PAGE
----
Keep track of your high school schedule
A high school schedule must be managed tightly to fit in all your commitmentsHigh school students are curious, energetic people who naturally put a lot of demands on their time. Balancing school work, sports, activities, and time with friends and family can feel extremely challenging. With a small amount of effort, you can manage your high school schedule and never forget about a big test or miss out on important events.
Keeping track of a high school schedule is a basic matter of time management. This is a skill best learned with practice and it will benefit you throughout college and adulthood. If scheduling all of your commitments in one place seems like a chore, consider this: do you really want to store all of those dates in your head? Wouldn’t you rather think about more interesting things than trying to remember where you put that practice schedule?
High school is full of opportunities for you to learn, have fun and develop new interests. This is a time for you to grow and take responsibility for how you organize your time. Whether you’re a freshman or a senior, do yourself a favor and use a personal planner to help you prioritize your commitments.
It doesn't matter whether you go low-tech with a traditional pocket planner or wall calendar, or you use the calendars and planners on your phone. The key is find a tool that works for you, and get used to using it every day. For most people, a combination of a phone or online based calendar and a wall calendar you can see at a glance works best.
On the first day of class, take every syllabus your teachers give you and transfer the dates of each test, quiz, presentation and report to your calendar or your smartphone planner app. You may want to color code your calendar so that a test date is not overlooked if it happens to fall on the same date as a big game. Mark when library books are due. Avoid last minute project-panic and note on your calendar when you need to begin research well in advance of the due date.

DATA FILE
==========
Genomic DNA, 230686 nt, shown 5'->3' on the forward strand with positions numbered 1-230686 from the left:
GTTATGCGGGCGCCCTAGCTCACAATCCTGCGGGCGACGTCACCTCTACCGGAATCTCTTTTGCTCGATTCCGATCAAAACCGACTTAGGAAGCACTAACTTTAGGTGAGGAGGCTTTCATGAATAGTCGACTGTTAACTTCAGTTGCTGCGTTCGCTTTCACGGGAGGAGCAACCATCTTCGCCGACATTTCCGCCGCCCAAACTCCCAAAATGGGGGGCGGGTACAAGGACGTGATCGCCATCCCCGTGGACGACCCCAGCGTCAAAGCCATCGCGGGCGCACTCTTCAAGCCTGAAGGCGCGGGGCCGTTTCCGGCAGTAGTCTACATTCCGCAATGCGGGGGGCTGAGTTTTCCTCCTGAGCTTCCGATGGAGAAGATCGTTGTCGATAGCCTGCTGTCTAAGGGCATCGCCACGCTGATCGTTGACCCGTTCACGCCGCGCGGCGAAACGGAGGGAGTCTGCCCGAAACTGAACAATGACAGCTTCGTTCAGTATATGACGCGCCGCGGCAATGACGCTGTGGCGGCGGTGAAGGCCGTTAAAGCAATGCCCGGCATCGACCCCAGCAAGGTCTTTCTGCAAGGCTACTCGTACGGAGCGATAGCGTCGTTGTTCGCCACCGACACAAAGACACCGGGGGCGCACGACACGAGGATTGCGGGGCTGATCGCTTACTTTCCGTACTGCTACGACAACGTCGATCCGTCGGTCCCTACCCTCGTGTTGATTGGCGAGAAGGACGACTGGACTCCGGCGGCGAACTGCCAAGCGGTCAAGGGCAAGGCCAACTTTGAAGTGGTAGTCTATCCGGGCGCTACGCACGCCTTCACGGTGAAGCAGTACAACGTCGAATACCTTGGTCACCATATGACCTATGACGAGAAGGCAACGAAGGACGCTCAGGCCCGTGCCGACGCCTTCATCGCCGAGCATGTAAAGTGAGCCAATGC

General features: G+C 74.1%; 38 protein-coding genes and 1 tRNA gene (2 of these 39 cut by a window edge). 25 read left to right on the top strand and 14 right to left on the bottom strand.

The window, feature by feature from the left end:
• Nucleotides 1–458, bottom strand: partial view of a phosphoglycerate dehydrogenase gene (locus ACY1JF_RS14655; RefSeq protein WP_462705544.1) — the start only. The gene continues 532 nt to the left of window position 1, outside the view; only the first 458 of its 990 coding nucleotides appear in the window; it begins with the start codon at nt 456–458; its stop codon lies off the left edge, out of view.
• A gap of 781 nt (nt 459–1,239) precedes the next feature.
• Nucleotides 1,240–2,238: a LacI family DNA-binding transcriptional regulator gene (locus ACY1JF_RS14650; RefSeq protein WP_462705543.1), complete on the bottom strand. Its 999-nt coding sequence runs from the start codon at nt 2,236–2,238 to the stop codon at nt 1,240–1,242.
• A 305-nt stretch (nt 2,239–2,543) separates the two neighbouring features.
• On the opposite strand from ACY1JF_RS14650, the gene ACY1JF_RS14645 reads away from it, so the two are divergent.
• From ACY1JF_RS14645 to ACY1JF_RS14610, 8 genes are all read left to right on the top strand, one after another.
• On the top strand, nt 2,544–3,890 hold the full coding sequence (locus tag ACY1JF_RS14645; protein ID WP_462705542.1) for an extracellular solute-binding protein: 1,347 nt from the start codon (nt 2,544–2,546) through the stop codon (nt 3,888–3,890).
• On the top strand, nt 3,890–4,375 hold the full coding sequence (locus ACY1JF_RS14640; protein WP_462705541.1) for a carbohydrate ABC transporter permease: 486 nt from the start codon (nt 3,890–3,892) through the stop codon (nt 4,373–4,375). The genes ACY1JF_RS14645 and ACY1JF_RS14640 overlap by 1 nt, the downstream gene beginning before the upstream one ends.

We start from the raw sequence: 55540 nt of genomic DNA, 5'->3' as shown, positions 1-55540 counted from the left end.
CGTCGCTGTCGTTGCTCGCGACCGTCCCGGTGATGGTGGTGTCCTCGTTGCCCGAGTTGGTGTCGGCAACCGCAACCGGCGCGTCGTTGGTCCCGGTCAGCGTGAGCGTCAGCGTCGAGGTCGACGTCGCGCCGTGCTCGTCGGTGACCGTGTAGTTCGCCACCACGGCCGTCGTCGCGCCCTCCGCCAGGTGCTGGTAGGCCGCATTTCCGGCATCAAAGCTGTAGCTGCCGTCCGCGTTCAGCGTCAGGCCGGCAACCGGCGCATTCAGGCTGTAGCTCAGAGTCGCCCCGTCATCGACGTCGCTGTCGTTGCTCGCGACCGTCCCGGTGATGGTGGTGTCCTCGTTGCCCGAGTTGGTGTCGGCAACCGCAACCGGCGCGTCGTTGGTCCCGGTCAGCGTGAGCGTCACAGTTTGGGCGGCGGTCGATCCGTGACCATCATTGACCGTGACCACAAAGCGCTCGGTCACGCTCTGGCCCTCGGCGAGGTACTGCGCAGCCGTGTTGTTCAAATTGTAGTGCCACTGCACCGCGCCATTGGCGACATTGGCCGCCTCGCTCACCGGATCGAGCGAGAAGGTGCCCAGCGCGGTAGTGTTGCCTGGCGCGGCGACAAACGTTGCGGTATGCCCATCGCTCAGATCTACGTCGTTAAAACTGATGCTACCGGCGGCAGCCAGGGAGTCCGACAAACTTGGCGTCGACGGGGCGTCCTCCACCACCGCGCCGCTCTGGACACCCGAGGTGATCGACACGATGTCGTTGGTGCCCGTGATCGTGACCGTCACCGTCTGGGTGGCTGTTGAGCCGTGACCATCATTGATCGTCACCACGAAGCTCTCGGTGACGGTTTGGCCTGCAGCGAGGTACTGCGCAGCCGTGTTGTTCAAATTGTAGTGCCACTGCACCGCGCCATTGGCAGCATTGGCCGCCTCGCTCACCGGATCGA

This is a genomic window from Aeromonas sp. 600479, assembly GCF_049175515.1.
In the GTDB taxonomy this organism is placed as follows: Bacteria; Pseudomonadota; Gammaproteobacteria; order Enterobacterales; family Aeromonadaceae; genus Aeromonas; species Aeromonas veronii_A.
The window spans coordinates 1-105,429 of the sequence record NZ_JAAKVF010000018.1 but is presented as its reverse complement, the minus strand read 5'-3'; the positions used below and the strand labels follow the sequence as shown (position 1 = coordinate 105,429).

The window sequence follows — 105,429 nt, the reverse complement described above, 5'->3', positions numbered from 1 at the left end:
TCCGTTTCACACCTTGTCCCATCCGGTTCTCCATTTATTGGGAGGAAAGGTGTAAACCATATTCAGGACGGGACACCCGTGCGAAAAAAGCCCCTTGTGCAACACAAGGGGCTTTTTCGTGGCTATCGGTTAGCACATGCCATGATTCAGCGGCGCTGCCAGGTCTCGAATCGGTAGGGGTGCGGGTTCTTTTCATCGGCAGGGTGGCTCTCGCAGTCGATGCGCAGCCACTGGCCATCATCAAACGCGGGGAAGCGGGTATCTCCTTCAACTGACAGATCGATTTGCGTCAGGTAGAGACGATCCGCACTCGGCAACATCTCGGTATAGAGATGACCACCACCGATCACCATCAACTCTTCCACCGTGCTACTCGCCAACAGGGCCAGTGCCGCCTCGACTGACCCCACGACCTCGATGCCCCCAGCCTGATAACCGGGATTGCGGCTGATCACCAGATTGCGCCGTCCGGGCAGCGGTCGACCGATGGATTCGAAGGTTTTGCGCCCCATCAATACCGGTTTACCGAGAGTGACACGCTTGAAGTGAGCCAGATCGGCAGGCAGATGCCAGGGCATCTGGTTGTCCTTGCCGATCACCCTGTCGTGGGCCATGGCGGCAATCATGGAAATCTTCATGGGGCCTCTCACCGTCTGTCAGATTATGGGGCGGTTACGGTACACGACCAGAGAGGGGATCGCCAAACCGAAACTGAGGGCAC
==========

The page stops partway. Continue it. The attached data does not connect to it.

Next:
Seniors, use a specific color to track information related to college applications, and grant and scholarship application due dates. Also, record planned college visits and give yourself several reminders to ask your teachers for letters of recommendation as far in advance from due dates as possible.
Family and Friends
While you may see your family and friends every day, once the year gets going it’s easy to lose track or forget about special dates. Mark everyone’s birthday and when you make a commitment, stick to it. While you’re thinking about family and friends, remember to share your schedule with them so they don’t miss your important high school events like prom, performances, games, days off and graduation.
Record practice and game dates as soon as your coach hands out the schedule. If you play on multiple teams, mark the dates with different colors and address any scheduling conflict. Let your coach know in advance if you will need to miss any practices or games so he can prepare the team for your absence.
Many students who play sports also want to try out for the school play, newspaper or art society. Before you join a club or activity, ask what the schedule will be like so you know the time commitment involved. Will you have enough time to do both or do you see too many conflicts? If two activities conflict, you’ll have to prioritize which is more important to you.
Time Management Tips:
*Review your calendar at the beginning of every day and week. Having a clear idea of what’s ahead will best help you prepare and reduce stress.
*Make a daily to-do list
*Keep all of your homework and school supplies in the same place.
*Say ‘no’ to invites if you’re feeling overbooked. Your friends will understand, they’re busy just like you.
*Look for a planner that’s small enough to fit in your backpack and has a few blank pages for notes and to-do lists.
*Sleep. With a full night of sleep every night, you’ll be more productive, energetic and focused.
Keeping track of your high school schedule is not so difficult once you make it a habit. Perhaps the greatest benefit is that you’ll enjoy doing the things you love. Once you’re schedule is organized, your mind is free.
College Board: Time Management Tips for High School Students
PBSKids.org: You VS. the Clock